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Shock (cont.)

Cardiogenic, Neurogenic, and Hypoglycemic Shock

Cardiogenic Shock

When the heart loses its ability to pump blood to the rest of the body, blood pressure decreases. Although there may be enough red blood cells and oxygen, they can't get to the cells that need them.

The heart is a muscle itself and needs blood supply to work. When a heart attack occurs, the blood supply to part of the heart is lost, and that can stun and irritate the heart muscle so that it isn't able to beat with an appropriate squeeze to push blood out to the rest of the body. This decreases stroke volume, and cardiac output falls.

Treatment includes trying to restore blood supply and the use of medications to support blood pressure. In more dire circumstances, machines can be used to assist the heart to support blood pressure.

Neurogenic Shock

There are involuntary muscles within blood vessel walls that maintain the squeeze so that the volume within the vessels stays constant even if the body changes position against gravity. As an analogy, is when you get up out of bed in the morning. If your blood vessels didn't squeeze a little tighter, gravity would make the blood flow to your feet, the lowest part of your body, away from your brain, and you might pass out. The squeeze is maintained by signals from nerves in the sympathetic trunk, a long bundle of fibers running from the skull to the tailbone alongside the vertebral column.

In brain or spinal injury, the sympathetic trunk stops working and blood vessels dilate and result in blood pooling away from the heart. Since there isn't enough blood returning to the heart, the heart has a hard time pumping blood through the body.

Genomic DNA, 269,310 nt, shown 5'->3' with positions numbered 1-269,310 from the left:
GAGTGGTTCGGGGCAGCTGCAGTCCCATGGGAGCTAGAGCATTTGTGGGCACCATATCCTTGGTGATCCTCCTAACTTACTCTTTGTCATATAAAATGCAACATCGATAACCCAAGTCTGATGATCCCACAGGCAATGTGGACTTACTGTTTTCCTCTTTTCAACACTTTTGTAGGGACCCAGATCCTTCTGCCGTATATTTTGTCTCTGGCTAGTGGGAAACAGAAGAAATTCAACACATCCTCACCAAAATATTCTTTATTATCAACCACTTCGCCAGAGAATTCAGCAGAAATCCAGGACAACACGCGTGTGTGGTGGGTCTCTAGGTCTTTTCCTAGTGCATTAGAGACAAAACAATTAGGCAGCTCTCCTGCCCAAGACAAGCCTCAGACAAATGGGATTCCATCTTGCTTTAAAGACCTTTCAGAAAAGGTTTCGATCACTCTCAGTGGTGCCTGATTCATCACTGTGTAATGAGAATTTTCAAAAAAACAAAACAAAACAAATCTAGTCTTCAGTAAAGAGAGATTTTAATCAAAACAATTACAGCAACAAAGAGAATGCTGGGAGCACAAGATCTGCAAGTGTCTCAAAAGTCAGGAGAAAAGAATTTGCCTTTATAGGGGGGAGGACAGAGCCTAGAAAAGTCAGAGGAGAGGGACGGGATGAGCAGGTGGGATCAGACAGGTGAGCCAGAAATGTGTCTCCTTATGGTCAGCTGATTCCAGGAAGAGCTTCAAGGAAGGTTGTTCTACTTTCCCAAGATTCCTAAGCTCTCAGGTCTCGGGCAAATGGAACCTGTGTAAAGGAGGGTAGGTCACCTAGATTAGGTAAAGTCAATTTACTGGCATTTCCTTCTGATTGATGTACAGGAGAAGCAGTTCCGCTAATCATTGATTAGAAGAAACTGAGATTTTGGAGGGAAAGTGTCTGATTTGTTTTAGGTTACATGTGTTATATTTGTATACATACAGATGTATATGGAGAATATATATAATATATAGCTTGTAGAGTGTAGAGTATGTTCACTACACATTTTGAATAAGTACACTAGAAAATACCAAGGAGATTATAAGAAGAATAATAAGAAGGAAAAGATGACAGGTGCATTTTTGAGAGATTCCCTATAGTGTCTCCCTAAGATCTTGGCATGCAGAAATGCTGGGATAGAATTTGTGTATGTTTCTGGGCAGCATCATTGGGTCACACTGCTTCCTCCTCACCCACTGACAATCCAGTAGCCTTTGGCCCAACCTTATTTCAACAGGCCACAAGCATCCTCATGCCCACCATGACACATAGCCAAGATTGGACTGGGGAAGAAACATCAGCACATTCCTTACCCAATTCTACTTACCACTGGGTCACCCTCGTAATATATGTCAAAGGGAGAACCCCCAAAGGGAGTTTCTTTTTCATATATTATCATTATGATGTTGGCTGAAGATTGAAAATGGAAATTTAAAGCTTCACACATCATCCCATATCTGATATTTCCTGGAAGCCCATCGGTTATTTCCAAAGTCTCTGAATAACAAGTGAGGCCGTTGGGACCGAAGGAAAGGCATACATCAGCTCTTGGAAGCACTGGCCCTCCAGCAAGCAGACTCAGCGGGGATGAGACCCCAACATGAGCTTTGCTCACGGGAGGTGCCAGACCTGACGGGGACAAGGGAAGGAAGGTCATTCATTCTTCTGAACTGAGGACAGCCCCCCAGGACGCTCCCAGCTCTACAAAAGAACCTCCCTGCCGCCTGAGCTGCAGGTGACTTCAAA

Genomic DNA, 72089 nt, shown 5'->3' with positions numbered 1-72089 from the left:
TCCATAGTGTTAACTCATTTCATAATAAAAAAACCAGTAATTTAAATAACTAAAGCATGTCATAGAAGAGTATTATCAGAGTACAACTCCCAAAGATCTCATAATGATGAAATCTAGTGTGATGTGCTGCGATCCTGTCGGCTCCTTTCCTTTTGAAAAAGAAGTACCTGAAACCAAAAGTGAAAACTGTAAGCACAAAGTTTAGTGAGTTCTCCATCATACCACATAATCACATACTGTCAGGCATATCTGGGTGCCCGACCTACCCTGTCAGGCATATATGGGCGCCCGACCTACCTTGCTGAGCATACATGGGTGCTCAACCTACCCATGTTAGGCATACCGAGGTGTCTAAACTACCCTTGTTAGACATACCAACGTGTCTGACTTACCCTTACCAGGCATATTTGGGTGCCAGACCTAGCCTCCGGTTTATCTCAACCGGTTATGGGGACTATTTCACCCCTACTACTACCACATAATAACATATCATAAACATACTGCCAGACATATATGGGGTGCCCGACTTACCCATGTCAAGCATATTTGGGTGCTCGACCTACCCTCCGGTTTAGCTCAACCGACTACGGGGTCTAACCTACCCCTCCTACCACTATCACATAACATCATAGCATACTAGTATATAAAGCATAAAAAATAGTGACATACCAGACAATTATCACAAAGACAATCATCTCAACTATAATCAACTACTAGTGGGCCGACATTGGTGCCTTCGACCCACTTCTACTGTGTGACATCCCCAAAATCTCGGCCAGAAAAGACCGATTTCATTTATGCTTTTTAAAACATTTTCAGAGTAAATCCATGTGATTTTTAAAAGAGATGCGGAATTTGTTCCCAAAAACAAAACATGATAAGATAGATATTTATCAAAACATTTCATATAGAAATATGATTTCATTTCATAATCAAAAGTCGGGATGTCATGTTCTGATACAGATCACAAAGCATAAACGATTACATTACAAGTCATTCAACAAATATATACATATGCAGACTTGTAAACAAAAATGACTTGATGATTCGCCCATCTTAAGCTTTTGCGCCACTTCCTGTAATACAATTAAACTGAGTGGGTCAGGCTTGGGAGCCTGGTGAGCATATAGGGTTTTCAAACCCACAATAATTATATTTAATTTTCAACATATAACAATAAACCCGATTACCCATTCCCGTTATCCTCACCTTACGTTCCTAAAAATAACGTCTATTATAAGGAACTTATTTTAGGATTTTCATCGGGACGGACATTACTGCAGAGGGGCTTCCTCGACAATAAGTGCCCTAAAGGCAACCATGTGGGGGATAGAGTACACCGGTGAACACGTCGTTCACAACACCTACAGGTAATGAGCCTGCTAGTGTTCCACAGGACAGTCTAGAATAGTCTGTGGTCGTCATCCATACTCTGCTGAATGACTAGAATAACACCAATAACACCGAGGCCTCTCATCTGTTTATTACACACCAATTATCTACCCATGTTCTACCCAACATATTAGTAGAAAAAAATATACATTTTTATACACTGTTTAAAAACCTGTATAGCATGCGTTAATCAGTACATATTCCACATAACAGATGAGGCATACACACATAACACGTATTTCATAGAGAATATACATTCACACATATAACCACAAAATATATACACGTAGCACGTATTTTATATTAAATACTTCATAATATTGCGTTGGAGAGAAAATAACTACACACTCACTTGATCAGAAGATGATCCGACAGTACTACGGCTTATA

Treatment includes fluids and medications to increase the tone in the blood vessel walls.

Hypoglycemic Shock and Hyperglycemia

High or low blood sugars are almost always associated with diabetes. In people with diabetes, the body does not make enough insulin to permit glucose to enter the cells for aerobic metabolism. As treatment, insulin needs to be injected, or medication needs to be taken to boost the body's lower insulin production. There must be a balance between how much medication is taken and how much food is eaten.

If not enough food is ingested, then the blood sugar drops (hypoglycemia) and no glucose is available to enter the cells, even if there is enough insulin to permit glucose to enter the cells. The brain is very susceptible to low blood sugars, and coma has a very quick onset. Treatment is providing sugar. If the person is awake enough to swallow, a sugar solution by mouth is used, otherwise, intravenous fluids containing glucose are provided. If the lack of sugar was of short duration, the person will awaken almost immediately after treatment. If blood sugars remain low for prolonged periods of time, the brain's ability to recover is potentially lost.

When blood sugar levels spiral high out of control, there is risk of significant dehydration and shock. If there is not enough insulin in the blood stream, cells cannot use the glucose that is present, and instead turn to an alternative anaerobic metabolism to generate energy. Since glucose can't enter cells to be used, hyperglycemia (hyper= high + gly=sugar = emia) occurs as the glucose level builds up in the blood stream. The kidneys try to excrete excess sugar, but because of chemical concentration gradients between blood and urine, significant amounts of water also are lost. The body quickly becomes dehydrated and blood pressure drops, decreasing blood flow to cells. Cells which are now lacking glucose inside them are now starved of oxygen and turn to anaerobic metabolism, causing acid waste product build up. Excess acid in the body changes the metabolism for all organs, making it more difficult for oxygen to be used. Conditions will continue worsen until insulin and significant fluids are given to the patient.

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Read What Your Physician is Reading on Medscape

Shock, Distributive »

Shock is defined as a clinical syndrome due to inadequate tissue perfusion that results in end-organ dysfunction.

Read More on Medscape Reference »


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